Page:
It is to be noted that the above described embodiments according to the present invention may be conveniently implemented using conventional general purpose digital computers programmed according to the teachings of the present specification, as will be apparent to those skilled in the computer art. Appropriate software coding can readily be prepared by skilled programmers based on the teachings of the present disclosure, as will be apparent to those skilled in the software art.

For instance, any desired combination of the link server and the gather client of the Ingrid gathering function, the search server and the search client of the Ingrid searching function, and the topology manager sub-system of the Ingrid creation and maintenance function described above can be conveniently implemented into a software package.

In particular, the memory content in the Ingrid server computer shown in FIG. 15 can be conveniently implemented into a software package. This Ingrid server computer of FIG. 15 represents the system that would be used by the provider of an information resource. The provider would presumably have some information resources that could be retrieved by currently available methods such as that using a Netscape Navigator 4!, for instance. The information provider would use the resource addition and deletion sub-systems to add/delete each of his resources to/from the Ingrid topology. The link server and search server sub-systems would be used to help Ingrid client systems search for and gather relevant information resources. Note that the resource addition and deletion require the use of the search client sub-system shown in FIG. 16, as described above.

Also, the memory content in the Ingrid client computer shown in FIG. 16 can be conveniently implemented into a software package. This Ingrid client computer of FIG. 16 represents the system that would be used by a searcher of an information resource. This system would presumably be attached to some kind of application software which would provide the interface between the user and Ingrid. Different versions of the application software could vary widely, for instance an application used as a local yellow pages service versus an application used to find scientific papers. However, the basic underlying functionality used for navigating the Ingrid topology by the system of FIG. 16 is the same.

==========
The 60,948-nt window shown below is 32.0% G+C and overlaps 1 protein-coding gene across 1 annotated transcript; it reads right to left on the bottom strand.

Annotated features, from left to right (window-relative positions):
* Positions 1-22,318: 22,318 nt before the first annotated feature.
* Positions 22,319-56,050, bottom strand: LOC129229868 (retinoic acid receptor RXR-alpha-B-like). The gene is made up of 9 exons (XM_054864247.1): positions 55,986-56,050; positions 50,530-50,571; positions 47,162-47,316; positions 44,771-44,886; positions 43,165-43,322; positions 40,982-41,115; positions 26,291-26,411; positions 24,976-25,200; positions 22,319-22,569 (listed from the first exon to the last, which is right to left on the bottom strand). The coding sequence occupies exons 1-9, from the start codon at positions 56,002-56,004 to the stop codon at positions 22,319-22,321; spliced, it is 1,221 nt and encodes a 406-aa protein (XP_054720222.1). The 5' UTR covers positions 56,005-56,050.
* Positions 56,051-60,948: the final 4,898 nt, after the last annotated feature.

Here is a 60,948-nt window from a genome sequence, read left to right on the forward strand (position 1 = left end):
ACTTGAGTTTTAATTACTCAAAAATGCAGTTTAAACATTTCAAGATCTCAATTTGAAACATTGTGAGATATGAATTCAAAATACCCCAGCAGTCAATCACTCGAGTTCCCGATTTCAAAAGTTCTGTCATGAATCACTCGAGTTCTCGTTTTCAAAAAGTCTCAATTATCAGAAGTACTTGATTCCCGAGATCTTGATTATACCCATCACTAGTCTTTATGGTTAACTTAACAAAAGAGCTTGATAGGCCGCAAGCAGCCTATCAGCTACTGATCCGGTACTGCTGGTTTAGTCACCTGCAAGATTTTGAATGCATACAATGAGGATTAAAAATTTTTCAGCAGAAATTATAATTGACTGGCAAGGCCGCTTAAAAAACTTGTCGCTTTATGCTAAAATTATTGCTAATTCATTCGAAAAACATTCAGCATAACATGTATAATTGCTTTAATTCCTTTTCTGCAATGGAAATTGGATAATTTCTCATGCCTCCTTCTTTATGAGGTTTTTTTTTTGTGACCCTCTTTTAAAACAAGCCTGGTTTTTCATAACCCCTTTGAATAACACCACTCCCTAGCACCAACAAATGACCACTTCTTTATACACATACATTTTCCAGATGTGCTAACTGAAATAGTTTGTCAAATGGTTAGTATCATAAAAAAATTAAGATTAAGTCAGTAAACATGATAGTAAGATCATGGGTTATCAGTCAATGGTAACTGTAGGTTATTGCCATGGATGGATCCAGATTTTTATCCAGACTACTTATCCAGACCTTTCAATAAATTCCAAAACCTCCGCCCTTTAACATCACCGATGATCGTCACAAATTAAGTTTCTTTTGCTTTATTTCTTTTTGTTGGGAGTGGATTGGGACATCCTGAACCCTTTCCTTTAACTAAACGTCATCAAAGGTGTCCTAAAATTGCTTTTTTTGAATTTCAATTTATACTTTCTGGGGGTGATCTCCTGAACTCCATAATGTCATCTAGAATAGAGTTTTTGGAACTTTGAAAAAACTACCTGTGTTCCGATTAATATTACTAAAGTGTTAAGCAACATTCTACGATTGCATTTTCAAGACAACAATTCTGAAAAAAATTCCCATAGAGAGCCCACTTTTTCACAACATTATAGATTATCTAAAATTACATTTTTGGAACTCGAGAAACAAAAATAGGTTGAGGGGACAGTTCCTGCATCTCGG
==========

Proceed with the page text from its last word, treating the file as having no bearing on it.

Such a software package can be a computer program product which employs a storage medium including stored computer code which is used to program a computer to perform the disclosed function and process of the present invention. The storage medium may include, but is not limited to, any type of conventional floppy discs, optical discs, CD-ROMs, magneto-optical discs, ROMs, RAMs, EPROMs, EEPROMs, magnetic or optical cards, or any other suitable media for storing electronic instructions.

As should be apparent to those skilled in the art, the information navigation system called Ingrid as described above is particularly effective in realizing (1) a search for desired resources among Internet resources, and (2) topic-based browsing of Internet resources.

It is to be noted that, besides those already mentioned above, many modifications and variations of the above embodiments may be made without departing from the novel and advantageous features of the present invention. Accordingly, all such modifications and variations are intended to be included within the scope of the appended claims.

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Classifications
U.S. Classification709/201, 707/E17.01, 709/202
International ClassificationG06F17/30
Cooperative ClassificationG06F17/30067
European ClassificationG06F17/30F